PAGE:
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UPDATE: Late in the day on April 24, 2020, the Government of Ontario passed an Order amending Ontario Regulation 107/20 to permit condominium corporations to hold meetings and cast votes virtually (by telephonic or electronic means), notwithstanding any current requirements or restrictions, including whether or not the condo by-laws so permit.
Condominium development and construction have been affected in a number of ways as a result of the provincial Orders in Council and other measures implemented in connection with the COVID-19 pandemic.
In an earlier post, we looked at the pandemic as an Unavoidable Delay and answered common questions from home builders. Below we will look at other ways condominium developers are being affected and at potential workarounds to keep moving forward with their projects.
Tarion and other Surety Bonds
It is common for vendor/builders registering with Tarion to post security by way of a surety bond. The surety bond provides protection from risk and losses related to purchaser deposits. Surety bonds are also applicable in construction contracts.
Preparing, sealing and delivering properly executed bonds has become a challenge as many workers and employees are working remotely and without physical contact. It is possible, however, to replace a paper bond with a digitally issued “e-bond”. The e-bond would be a secure electronic document with an identifiable and traceable digital authentication. Bonding providers are responding to create simplified e-bonds that do not necessarily require a specific platform, but can instead be transmitted by email.
Security and reliability will remain paramount considerations as this system evolves, which may become the status quo in the future. For now, you should confirm that your contracts permit delivery of an e-bond and inquire with your surety about proceeding in this way.
Applications for Land Titles Absolute
Upgrading title to Land Titles Absolute is a necessary precondition for all condominium registrations; however, as a result of the Ontario Order in Council suspending limitation periods (the “Order”), many applications will be put on hold indefinitely. The effect of the Order, which was retroactive to March 16, 2020, is that unless your notice was registered and served, and the objection period thereafter expired before such date, it will remain open. As a result, condo registration may be delayed, which will also mean a delay in purchasers getting ownership of their units.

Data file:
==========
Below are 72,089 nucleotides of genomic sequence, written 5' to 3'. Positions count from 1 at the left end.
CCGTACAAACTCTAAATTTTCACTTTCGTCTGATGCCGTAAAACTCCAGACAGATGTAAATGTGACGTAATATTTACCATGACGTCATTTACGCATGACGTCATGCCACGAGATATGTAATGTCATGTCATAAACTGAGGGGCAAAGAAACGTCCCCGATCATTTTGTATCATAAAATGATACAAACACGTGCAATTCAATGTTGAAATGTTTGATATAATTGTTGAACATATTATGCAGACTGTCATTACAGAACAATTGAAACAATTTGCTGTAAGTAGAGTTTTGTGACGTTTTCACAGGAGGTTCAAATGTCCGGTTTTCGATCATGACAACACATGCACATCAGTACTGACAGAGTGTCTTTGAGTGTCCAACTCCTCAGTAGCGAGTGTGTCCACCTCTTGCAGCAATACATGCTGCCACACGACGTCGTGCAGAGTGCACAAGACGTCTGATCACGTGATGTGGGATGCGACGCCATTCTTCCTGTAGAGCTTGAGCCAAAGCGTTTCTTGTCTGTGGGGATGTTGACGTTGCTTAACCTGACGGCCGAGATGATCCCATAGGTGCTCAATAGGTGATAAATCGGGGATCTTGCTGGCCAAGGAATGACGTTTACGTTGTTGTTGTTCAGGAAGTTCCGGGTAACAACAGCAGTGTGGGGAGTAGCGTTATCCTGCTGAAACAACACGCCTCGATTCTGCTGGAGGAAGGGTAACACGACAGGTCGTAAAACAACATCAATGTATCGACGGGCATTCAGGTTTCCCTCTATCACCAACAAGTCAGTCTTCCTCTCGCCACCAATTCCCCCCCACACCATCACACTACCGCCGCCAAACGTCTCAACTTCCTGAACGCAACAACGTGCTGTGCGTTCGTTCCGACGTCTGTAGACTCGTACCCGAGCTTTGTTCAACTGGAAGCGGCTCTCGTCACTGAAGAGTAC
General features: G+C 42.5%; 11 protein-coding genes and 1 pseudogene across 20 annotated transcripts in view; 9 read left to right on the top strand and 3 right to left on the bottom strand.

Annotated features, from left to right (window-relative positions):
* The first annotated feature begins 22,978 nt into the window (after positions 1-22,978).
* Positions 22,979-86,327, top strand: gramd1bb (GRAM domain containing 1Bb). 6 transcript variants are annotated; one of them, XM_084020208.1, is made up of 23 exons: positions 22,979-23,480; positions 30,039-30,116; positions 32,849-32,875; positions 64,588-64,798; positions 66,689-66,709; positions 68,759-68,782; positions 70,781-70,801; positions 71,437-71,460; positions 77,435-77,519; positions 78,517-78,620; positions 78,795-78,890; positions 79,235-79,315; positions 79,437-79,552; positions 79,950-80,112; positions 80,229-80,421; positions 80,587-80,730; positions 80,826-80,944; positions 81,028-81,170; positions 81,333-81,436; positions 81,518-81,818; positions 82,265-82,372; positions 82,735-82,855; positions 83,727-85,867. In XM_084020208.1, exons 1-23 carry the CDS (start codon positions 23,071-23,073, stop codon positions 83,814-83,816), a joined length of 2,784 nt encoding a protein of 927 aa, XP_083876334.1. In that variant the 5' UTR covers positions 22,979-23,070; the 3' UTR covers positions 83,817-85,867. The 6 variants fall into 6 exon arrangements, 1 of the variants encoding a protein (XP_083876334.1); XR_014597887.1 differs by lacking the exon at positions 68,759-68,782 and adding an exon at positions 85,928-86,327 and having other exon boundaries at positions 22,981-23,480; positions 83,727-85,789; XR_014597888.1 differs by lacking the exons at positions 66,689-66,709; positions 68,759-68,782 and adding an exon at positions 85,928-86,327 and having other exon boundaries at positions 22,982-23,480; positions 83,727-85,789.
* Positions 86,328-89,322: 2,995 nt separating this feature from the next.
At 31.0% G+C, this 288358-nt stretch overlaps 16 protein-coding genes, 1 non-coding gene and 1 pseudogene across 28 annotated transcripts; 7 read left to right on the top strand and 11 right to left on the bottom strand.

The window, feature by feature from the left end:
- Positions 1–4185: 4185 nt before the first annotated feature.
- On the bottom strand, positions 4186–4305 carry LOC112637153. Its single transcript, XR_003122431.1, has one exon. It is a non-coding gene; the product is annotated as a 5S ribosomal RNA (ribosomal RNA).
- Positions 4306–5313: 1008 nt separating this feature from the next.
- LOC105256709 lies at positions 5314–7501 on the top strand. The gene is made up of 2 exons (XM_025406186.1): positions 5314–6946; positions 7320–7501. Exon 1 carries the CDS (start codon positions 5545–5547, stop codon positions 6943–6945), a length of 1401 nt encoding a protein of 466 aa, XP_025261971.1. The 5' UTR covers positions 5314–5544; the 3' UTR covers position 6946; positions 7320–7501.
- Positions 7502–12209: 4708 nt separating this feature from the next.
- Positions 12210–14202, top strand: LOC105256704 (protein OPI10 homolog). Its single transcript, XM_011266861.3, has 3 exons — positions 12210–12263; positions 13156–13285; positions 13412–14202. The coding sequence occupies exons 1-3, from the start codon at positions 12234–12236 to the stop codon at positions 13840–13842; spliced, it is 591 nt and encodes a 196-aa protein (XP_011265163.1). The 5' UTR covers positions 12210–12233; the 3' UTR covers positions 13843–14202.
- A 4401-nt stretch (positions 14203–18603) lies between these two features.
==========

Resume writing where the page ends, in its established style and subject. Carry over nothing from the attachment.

Fortunately, builders are not left without alternatives. While it can be impractical and time consuming, securing waivers and consents from the required parties can permit the builder to move forward with the application.
The Director of Titles has recognized this potential issue but is not making any changes to the process at this time. One would suspect that the greater the backlog of condominium registrations, and the greater number of Ontario residents left in a state of occupancy without ownership, the more likely a response will be.
Social-gathering restrictions have resulted in the postponement of condominium owners’ meetings across the board. Annual General Meetings are being delayed, and so too are turnover meetings, where the builder turns over control of the condominium corporation to the owners.
Traditionally, such owners’ meetings have been held in person. While the amendments to the Condominium Act, 1998 (the “Act”), were undoubtedly drafted with a view to the future, the Act does not explicitly contemplate owners’ meetings being held virtually or by technological means.
The Act and its regulations do, however, provide some basis for holding a virtual meeting. Firstly, the Act provides that unit owners may vote at an owners’ meeting by electronic means, provided the condominium corporation has a by-law to permit it. Secondly, it provides that the board may pass a by-law to govern the manner in which an owner may be present at a meeting of owners. Builders should discuss with legal counsel whether their by-laws contain the required language.
Under the Act, and provided an electronic voting by-law has been registered, the quorum and voting requirements for an owners’ meeting can be met by electronic means, and therefore, provided the other formalities are met, a properly constituted meeting can be held without physical attendance. Further, online web-conference platforms have been used effectively to conduct meetings of all kinds, and contain features which can closely replicate an in-person meeting (face-to-face video, real time communication; break-out rooms; hand-raising and instant messaging chats), sometimes with even better results (ex. greater attendance due to never having to leave home). Undoubtedly, the Chair of the meeting would benefit from having virtual meeting experience and should be comfortable with the tools in advance, but the availability of these features does mitigate some concerns over the exercise of democracy in this novel forum. Nevertheless, careful consideration of all factors, including the demographics of the community, is warranted.
If one thing is clear (and not much is at these times), it’s that creativity and technology, properly implemented, can help carry businesses through these difficult times, and with a silver lining: the efficiencies developed to make ends meet now can be carried forward post-pandemic to even greater results.
While there will remain challenges for developers as the COVID-19 situation evolves, we are committed to keeping condominium projects moving forward together. We encourage you to contact a member of our condominium development group if you have questions.
Miller Thomson is closely monitoring the COVID-19 situation to ensure that we provide our clients with appropriate support in this rapidly changing environment. For articles, information updates and firm developments, please visit our COVID-19 Resources page.